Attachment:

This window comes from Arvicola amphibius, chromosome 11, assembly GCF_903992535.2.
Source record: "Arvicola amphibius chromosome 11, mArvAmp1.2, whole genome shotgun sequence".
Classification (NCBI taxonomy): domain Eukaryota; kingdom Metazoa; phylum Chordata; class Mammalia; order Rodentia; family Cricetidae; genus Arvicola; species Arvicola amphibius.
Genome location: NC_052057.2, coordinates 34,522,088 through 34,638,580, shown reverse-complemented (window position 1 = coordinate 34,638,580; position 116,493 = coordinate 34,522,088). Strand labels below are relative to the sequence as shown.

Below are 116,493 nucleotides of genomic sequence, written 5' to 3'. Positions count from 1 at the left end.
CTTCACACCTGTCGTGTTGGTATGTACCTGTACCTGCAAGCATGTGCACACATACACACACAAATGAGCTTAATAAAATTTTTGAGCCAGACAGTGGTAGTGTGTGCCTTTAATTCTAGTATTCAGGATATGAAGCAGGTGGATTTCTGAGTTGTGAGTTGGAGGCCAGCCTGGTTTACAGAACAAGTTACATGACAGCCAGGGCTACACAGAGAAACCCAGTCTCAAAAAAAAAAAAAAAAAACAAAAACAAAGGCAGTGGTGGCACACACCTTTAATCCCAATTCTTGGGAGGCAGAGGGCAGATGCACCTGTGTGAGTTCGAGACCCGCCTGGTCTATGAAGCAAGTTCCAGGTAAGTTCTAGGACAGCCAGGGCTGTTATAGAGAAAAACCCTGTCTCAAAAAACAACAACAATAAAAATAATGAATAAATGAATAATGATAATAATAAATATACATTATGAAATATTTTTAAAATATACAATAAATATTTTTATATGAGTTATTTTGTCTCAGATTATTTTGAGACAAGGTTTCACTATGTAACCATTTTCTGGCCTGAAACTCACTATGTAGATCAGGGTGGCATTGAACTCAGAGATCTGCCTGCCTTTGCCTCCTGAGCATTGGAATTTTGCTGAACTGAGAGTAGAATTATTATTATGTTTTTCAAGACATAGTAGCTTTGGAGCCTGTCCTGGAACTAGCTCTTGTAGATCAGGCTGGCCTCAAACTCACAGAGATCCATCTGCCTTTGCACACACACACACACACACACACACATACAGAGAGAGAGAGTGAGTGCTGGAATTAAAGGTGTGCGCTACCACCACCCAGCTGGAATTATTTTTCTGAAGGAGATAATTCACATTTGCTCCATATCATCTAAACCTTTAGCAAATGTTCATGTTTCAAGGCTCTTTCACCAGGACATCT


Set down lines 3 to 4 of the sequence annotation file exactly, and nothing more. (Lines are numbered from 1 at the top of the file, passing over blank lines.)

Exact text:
Classification (NCBI taxonomy): domain Eukaryota; kingdom Metazoa; phylum Chordata; class Mammalia; order Rodentia; family Cricetidae; genus Arvicola; species Arvicola amphibius.
Genome location: NC_052057.2, coordinates 34,522,088 through 34,638,580, shown reverse-complemented (window position 1 = coordinate 34,638,580; position 116,493 = coordinate 34,522,088). Strand labels below are relative to the sequence as shown.